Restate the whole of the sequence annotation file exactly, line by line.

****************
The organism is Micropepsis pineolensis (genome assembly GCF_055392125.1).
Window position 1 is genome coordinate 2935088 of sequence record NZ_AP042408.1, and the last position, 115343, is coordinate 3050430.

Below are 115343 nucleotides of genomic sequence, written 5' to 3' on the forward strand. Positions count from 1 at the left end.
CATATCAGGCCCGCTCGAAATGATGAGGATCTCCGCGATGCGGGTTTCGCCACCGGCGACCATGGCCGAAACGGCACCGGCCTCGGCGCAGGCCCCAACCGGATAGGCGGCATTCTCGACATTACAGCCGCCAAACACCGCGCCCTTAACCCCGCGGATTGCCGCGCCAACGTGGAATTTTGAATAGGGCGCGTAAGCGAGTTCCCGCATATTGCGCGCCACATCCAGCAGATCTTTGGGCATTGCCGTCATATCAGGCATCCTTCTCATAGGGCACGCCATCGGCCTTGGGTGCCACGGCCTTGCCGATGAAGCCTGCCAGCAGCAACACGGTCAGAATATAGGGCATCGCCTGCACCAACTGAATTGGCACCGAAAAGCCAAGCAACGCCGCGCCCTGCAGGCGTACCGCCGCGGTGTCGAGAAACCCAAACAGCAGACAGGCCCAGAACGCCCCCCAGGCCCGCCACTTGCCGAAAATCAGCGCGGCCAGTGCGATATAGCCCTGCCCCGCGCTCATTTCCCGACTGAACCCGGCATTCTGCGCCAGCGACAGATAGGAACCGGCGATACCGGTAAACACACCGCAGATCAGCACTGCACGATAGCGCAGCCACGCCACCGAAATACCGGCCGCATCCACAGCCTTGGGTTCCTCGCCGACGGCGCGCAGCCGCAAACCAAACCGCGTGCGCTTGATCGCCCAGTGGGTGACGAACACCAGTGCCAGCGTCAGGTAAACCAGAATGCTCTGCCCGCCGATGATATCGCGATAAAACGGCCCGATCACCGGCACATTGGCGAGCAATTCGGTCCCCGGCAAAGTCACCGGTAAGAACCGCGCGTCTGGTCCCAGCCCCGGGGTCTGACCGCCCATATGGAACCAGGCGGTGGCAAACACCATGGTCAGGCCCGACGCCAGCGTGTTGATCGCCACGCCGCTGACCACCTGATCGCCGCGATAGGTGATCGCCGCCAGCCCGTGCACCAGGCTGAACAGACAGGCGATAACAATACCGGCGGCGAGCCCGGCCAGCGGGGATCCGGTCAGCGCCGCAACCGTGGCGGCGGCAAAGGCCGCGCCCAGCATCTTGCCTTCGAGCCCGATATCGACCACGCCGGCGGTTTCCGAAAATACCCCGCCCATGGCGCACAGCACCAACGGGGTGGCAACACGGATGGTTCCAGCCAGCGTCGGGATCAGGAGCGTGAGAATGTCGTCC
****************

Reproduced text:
The organism is Micropepsis pineolensis (genome assembly GCF_055392125.1).
Window position 1 is genome coordinate 2935088 of sequence record NZ_AP042408.1, and the last position, 115343, is coordinate 3050430.

Below are 115343 nucleotides of genomic sequence, written 5' to 3' on the forward strand. Positions count from 1 at the left end.
CATATCAGGCCCGCTCGAAATGATGAGGATCTCCGCGATGCGGGTTTCGCCACCGGCGACCATGGCCGAAACGGCACCGGCCTCGGCGCAGGCCCCAACCGGATAGGCGGCATTCTCGACATTACAGCCGCCAAACACCGCGCCCTTAACCCCGCGGATTGCCGCGCCAACGTGGAATTTTGAATAGGGCGCGTAAGCGAGTTCCCGCATATTGCGCGCCACATCCAGCAGATCTTTGGGCATTGCCGTCATATCAGGCATCCTTCTCATAGGGCACGCCATCGGCCTTGGGTGCCACGGCCTTGCCGATGAAGCCTGCCAGCAGCAACACGGTCAGAATATAGGGCATCGCCTGCACCAACTGAATTGGCACCGAAAAGCCAAGCAACGCCGCGCCCTGCAGGCGTACCGCCGCGGTGTCGAGAAACCCAAACAGCAGACAGGCCCAGAACGCCCCCCAGGCCCGCCACTTGCCGAAAATCAGCGCGGCCAGTGCGATATAGCCCTGCCCCGCGCTCATTTCCCGACTGAACCCGGCATTCTGCGCCAGCGACAGATAGGAACCGGCGATACCGGTAAACACACCGCAGATCAGCACTGCACGATAGCGCAGCCACGCCACCGAAATACCGGCCGCATCCACAGCCTTGGGTTCCTCGCCGACGGCGCGCAGCCGCAAACCAAACCGCGTGCGCTTGATCGCCCAGTGGGTGACGAACACCAGTGCCAGCGTCAGGTAAACCAGAATGCTCTGCCCGCCGATGATATCGCGATAAAACGGCCCGATCACCGGCACATTGGCGAGCAATTCGGTCCCCGGCAAAGTCACCGGTAAGAACCGCGCGTCTGGTCCCAGCCCCGGGGTCTGACCGCCCATATGGAACCAGGCGGTGGCAAACACCATGGTCAGGCCCGACGCCAGCGTGTTGATCGCCACGCCGCTGACCACCTGATCGCCGCGATAGGTGATCGCCGCCAGCCCGTGCACCAGGCTGAACAGACAGGCGATAACAATACCGGCGGCGAGCCCGGCCAGCGGGGATCCGGTCAGCGCCGCAACCGTGGCGGCGGCAAAGGCCGCGCCCAGCATCTTGCCTTCGAGCCCGATATCGACCACGCCGGCGGTTTCCGAAAATACCCCGCCCATGGCGCACAGCACCAACGGGGTGGCAACACGGATGGTTCCAGCCAGCGTCGGGATCAGGAGCGTGAGAATGTCGTCC